With the possible exception of things like box scores, race results, and stock market tabulations, there is no such thing as Objective Journalism. The phrase itself is a pompous contradiction in terms.
Hunter S. Thompson

Credit:Lisa Randolph
Credit:Lisa Randolph

A lot of us are worried about the decline of the independent press. Amidst declining ad revenues, it seems like market democracies across the board are losing an asset that new media types (bloggers, podcasters, etc.) just can’t fill. After all, the new media types don’t have the time, training, or resources to dig deep into the belly of a story or attain the same standards of objectivity. The best they can do is process journalism.

I think that all of this, however, underscores how the free press is, first and foremost, a business and industry that (1) provides authoritative information so that they can (2) sell subscriptions and ads. It’s nice that that business model affords journalists the resources to “dig deep” into their stories, but their beats and stories are assigned by an editor, and even before the editor decides which stories to run and how to edit them, the journalist themselves decides what questions to ask what sources, and then file a story based on whoever is actually able (or bothers) to call back with a quote before their deadline.

I mean, there’s something to be said for “fact checking” and authoritative content. After all, it’s what pulls in the reader/consumer and gets them to trust the content. But any content that’s susceptible to the “news cycle” is largely process journalism.

Really, the only stuff that really makes a reasonable attempt to avoid “process journalism” are books and documentaries. But even those are nowhere near objective. In fact, the mark of a good book or doc just might be how humanly subjective it is.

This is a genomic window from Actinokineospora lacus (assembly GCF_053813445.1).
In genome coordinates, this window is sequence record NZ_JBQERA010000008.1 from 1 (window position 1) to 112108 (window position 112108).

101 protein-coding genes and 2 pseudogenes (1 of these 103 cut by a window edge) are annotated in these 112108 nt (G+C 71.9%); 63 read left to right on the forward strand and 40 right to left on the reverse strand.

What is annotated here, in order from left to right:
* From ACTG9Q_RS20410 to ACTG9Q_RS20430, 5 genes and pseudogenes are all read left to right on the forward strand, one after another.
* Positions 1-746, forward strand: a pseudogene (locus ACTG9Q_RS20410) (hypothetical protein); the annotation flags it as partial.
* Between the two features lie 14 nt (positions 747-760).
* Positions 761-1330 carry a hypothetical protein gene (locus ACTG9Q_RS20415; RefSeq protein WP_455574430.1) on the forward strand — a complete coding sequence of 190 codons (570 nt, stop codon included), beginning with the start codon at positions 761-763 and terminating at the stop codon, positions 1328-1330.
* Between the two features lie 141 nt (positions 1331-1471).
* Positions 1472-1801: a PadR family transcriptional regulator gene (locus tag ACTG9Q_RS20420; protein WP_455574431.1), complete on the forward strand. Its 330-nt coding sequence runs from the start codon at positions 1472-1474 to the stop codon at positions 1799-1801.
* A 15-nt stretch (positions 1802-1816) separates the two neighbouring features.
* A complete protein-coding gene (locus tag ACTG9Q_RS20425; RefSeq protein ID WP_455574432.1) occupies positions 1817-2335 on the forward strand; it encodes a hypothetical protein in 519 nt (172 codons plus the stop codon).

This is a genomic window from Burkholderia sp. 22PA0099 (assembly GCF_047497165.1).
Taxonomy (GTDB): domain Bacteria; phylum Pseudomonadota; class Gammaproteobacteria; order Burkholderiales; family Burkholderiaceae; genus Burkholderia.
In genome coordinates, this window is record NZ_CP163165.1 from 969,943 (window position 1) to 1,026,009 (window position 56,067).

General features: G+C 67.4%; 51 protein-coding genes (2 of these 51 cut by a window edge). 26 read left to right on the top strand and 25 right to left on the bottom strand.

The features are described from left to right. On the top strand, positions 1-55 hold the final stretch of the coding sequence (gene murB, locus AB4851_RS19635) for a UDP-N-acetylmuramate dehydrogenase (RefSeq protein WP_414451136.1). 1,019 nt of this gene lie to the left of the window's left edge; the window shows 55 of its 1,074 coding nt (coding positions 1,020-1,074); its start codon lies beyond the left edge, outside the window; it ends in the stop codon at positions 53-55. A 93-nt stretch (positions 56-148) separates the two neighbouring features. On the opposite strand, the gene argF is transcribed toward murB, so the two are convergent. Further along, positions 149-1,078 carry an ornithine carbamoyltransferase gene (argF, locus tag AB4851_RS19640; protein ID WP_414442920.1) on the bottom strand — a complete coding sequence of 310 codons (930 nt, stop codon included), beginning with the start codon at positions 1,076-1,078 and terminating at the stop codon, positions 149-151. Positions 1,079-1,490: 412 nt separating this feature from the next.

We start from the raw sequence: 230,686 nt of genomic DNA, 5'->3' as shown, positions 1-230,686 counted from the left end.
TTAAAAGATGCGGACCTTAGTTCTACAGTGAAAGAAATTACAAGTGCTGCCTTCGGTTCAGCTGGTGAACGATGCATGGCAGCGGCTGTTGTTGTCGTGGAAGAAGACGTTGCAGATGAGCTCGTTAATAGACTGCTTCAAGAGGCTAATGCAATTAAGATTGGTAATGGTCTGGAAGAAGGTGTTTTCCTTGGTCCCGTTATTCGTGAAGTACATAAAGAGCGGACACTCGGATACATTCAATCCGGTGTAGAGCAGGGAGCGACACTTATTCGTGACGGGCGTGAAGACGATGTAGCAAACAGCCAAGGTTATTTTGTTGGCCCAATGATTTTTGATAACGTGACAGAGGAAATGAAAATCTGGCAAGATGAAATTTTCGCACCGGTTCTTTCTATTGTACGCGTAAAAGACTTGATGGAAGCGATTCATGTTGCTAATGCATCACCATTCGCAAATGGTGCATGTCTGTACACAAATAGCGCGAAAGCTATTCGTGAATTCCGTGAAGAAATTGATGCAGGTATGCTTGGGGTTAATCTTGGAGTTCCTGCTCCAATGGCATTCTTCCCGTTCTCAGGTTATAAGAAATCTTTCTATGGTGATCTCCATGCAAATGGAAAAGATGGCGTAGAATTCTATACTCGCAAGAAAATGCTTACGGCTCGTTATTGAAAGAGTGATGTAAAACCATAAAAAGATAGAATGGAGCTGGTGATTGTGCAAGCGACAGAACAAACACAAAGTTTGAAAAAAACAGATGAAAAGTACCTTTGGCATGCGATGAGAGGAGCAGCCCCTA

And if you think about it, the influence these media have despite their subjectivity speaks to how a reader/consumer gauges their authority: it’s the effort and conviction that goes into it, not the facts. After all, while the facts are letter of the law, the truth is the spirit of it, and it’s precisely for that reason that we prefer to be judged by a jury of our peers rather than the cold, hard, calculative facts that leave everything to numbers and nothing to humantiy.

And this might be precisly why Clay Shirky said that “Society doesn’t need newspapers. What we need is journalism.” The future has plenty of room for journalists. It’s just the editorial that’s going extinct.

2 thoughts on “Process Journalism

  1. Yep, you seem to have it right. Imagine, for example, how hard it would actually be to distinguish between what is a “fully baked” story versus “process journalism” in a systematic way. The very distinction is going to be subjectively determined. The key is that, indeed, people want and need dependable information and were all professional traditional journalism to disappear in a puff of smoke people would turn to those bloggers, for instance, that seem to have the most dependable information. That, in turn, would drive others to increase their resources and reliability etc. This is precisely how the world of journalism we know today developed in the first place. There are some great interviews with top journalists about the future of journalism at http://www.ourblook.com/component/option,com_sectionex/Itemid,200076/id,8/view,category/#catid69 which I have found very useful when thinking about these topics.

  2. I’m not saying bloggers alone could cover for journalists. Rather, what I might be implying (but I’m not even sure) is that journalists could fulfill their role without there being newspapers in their current traditional structure.

    I guess what I’m getting at is that process journalism can work if its carried out by properly trained journalists.

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